Saigon Bistro Is Now One Bowl
Expanding the Asian horizon
by Cynthia Furlong Reynolds
From the December, 2016 issue
One Bowl, an Asian bistro at 1220 S. University, opened its doors (which actually face S. Forest), on July 6, in the deadest time of the year on campus. Owner Unyeon Choi bought the restaurant from her best friend, Kim Sunghee, after waitressing there for three years. She decided to continue the old Saigon Bistro menu for longtime customers who love Chinese food, but she added Korean, Japanese, and Vietnamese specialties as entrees--all served in large bowls.
"I have always loved cooking," Choi says. "My mother taught me when I was very young. And we believe that good friends share good food." She tweaked the menu over the summer while painting the walls with soothing browns and beiges, arranging tables and chairs, and hanging art from Michigan artists. "Decorating is my favorite thing to do," she says--fortunately so, because business in July and August was "very, very slow."
That worried her. "There were days when I was the only one here, cooking, greeting, waiting on tables, and cleaning up--and I had time to spare. But now that the students and professors have returned to campus and found us, business is very good--and getting better," she says, welcoming early lunch customers one fall day. "I love people, and I love making new relationships. I want to make people happy, to give them a warm, homey, cozy place to eat and stay to meet friends or read a book. Food helps us make new friends and sustain old friendships."
After studying fashion design in Rochester, New York, the Korean native married and moved to Ann Arbor in 1999. Her two children--Sarah Jessica and Daniel David--make frequent appearances at One Bowl, which is truly a family enterprise. Her mother, Soonnam, until recently divided her time between Korea and Ann Arbor; she has just applied for a green card so she can supervise the kitchen. Unyeon's brother Kisun and friend Nori both cook. Unyeon's sister, Soyeon Jiyeon, manages the restaurant. Another friend, MSU
professor Masumi Hamada, does the books. The eight members of the waitstaff include Korean and Chinese natives who often welcome customers in their native languages.
The menu features Hunan and Szechuan specialties, as well as Korean (bulgogi BBQ and spicy pork, beef and chicken dishes), Japanese (chicken, pork, and vegetable tonkatsu), and Vietnamese (pho-based) best-sellers. Several dishes are vegan. To Choi's surprise, One Bowl's most popular selections are the Korean and Vietnamese specialties, particularly the Pho Basic, in which rice noodles, herbs, and aromatic beef float in broth, to which customers add bean sprouts and a squeeze of fresh lime juice. "We make pho [broth] the traditional way, with my family's old recipe," Choi says.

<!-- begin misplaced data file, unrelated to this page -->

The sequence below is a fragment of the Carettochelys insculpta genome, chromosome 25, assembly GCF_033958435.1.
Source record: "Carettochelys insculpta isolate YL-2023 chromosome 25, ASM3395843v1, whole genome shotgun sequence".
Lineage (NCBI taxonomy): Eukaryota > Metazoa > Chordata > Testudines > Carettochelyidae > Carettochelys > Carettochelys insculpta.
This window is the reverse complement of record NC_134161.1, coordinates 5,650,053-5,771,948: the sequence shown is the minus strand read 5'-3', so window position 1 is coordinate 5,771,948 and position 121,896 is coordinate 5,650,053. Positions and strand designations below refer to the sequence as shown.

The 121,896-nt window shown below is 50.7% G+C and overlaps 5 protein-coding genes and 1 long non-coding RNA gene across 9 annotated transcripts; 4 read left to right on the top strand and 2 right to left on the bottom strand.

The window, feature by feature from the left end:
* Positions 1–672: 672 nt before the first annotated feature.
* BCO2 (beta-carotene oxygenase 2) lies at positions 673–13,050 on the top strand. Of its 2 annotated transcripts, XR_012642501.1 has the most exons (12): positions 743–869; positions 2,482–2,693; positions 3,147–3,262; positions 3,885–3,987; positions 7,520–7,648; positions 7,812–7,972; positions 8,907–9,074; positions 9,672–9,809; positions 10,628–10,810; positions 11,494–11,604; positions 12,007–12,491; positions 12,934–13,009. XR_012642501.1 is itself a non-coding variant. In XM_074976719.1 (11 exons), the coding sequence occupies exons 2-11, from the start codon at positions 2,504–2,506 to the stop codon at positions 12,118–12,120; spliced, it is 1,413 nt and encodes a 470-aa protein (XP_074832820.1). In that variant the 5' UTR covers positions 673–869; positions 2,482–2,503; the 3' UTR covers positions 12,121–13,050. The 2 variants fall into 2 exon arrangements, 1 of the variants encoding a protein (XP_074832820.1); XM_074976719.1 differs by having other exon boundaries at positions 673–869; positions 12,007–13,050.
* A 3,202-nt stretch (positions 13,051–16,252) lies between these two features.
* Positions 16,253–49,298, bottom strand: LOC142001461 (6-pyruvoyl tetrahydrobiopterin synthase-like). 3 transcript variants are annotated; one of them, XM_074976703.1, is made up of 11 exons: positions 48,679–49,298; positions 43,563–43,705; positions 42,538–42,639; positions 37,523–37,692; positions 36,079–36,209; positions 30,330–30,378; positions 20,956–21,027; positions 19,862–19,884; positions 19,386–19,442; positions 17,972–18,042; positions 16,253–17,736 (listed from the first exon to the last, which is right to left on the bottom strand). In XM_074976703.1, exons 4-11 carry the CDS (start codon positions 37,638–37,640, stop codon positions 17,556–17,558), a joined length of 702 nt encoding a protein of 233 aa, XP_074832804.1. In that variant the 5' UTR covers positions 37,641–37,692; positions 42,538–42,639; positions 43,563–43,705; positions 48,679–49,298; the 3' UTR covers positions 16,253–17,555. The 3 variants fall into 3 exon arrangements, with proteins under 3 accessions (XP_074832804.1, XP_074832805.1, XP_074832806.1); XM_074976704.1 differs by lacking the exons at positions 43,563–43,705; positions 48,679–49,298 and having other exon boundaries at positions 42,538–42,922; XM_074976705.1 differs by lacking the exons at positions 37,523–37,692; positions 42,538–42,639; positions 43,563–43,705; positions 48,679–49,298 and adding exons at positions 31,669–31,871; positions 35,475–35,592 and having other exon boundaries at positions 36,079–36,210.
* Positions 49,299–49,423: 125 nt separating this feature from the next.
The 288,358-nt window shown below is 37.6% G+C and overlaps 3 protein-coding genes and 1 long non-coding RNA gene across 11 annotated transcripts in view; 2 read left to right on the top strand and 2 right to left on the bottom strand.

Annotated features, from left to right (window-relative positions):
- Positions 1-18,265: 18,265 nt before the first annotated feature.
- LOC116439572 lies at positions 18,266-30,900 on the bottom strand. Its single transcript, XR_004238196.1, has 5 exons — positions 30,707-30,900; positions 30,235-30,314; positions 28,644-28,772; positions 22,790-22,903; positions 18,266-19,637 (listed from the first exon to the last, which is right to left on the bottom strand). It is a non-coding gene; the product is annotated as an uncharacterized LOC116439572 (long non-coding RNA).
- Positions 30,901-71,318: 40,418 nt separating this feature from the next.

Early on Wednesday and Saturday mornings, she heads to the Farmers Market, where she purchases fresh ingredients for her recipes. "I can find everything I need there--herbs, sprouts, vegetables, even the decorations I hang on the walls of One Bowl."
She greets a regular customer in Korean, ushers her over to the nearest waiter, then glances around her restaurant proudly. As part of the redo, she lined the walls with inspirational quotes that, she explains, "say who I am and what I believe"
Always find time for the things that make you feel happy to be alive."I love to have the people here eating, talking, relaxing, enjoying themselves," Choi says. "Some customers have been coming here for twenty years. I hope they come for many years into the future.
Love more, worry less.
Do more of what makes you happy.
Choose your own path.
Dare to dream.
Do all things with love.
Amazing things will happen.
Choi is on hand daily from early morning to midnight. "It's a hard schedule," she says, "but I love running my own restaurant." When she can catch her breath, she plans to add more Asian specialties to the menu.
One Bowl, 1220 S. University, 747-7006. Mon.-Fri., 11 a.m.-10 p.m., Sat. & Sun. 11:30 a.m.-10 p.m.
[Originally published in December, 2016.]
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